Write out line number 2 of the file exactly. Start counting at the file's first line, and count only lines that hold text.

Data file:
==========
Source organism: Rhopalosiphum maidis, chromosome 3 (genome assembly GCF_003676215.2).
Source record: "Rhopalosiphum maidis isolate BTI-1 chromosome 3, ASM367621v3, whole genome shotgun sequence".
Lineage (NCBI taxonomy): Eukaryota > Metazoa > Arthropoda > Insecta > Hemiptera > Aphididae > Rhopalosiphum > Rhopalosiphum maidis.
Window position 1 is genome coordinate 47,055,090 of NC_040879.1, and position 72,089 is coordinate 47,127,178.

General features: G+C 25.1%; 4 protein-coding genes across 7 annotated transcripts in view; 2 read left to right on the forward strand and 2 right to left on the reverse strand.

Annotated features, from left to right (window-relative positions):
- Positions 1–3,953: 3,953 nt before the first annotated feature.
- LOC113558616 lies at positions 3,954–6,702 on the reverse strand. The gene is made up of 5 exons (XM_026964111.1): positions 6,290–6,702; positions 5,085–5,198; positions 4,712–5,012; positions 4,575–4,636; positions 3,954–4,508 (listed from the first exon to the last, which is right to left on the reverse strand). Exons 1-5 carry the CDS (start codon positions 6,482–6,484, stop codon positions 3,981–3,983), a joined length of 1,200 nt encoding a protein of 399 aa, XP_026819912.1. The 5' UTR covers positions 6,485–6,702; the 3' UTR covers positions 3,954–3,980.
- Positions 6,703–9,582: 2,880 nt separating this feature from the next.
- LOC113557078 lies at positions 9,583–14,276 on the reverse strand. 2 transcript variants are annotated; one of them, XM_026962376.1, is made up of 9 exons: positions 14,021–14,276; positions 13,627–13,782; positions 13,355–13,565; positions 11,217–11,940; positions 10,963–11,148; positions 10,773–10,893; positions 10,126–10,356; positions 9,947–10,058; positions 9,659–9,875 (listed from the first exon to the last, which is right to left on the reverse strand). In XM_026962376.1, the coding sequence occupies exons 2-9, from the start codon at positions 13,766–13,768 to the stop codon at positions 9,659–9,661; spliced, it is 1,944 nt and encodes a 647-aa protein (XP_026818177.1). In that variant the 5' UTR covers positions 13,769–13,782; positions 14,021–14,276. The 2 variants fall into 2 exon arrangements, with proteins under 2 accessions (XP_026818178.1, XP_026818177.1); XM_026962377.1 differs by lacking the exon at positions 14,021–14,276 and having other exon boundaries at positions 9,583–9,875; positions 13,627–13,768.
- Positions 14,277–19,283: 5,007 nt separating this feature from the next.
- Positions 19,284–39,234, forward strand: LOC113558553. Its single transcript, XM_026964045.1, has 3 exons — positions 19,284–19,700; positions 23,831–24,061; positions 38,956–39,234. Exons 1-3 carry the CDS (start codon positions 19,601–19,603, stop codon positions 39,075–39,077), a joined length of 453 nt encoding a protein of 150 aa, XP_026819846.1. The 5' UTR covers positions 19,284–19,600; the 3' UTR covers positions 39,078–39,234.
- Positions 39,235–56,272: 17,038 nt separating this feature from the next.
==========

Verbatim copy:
Source record: "Rhopalosiphum maidis isolate BTI-1 chromosome 3, ASM367621v3, whole genome shotgun sequence".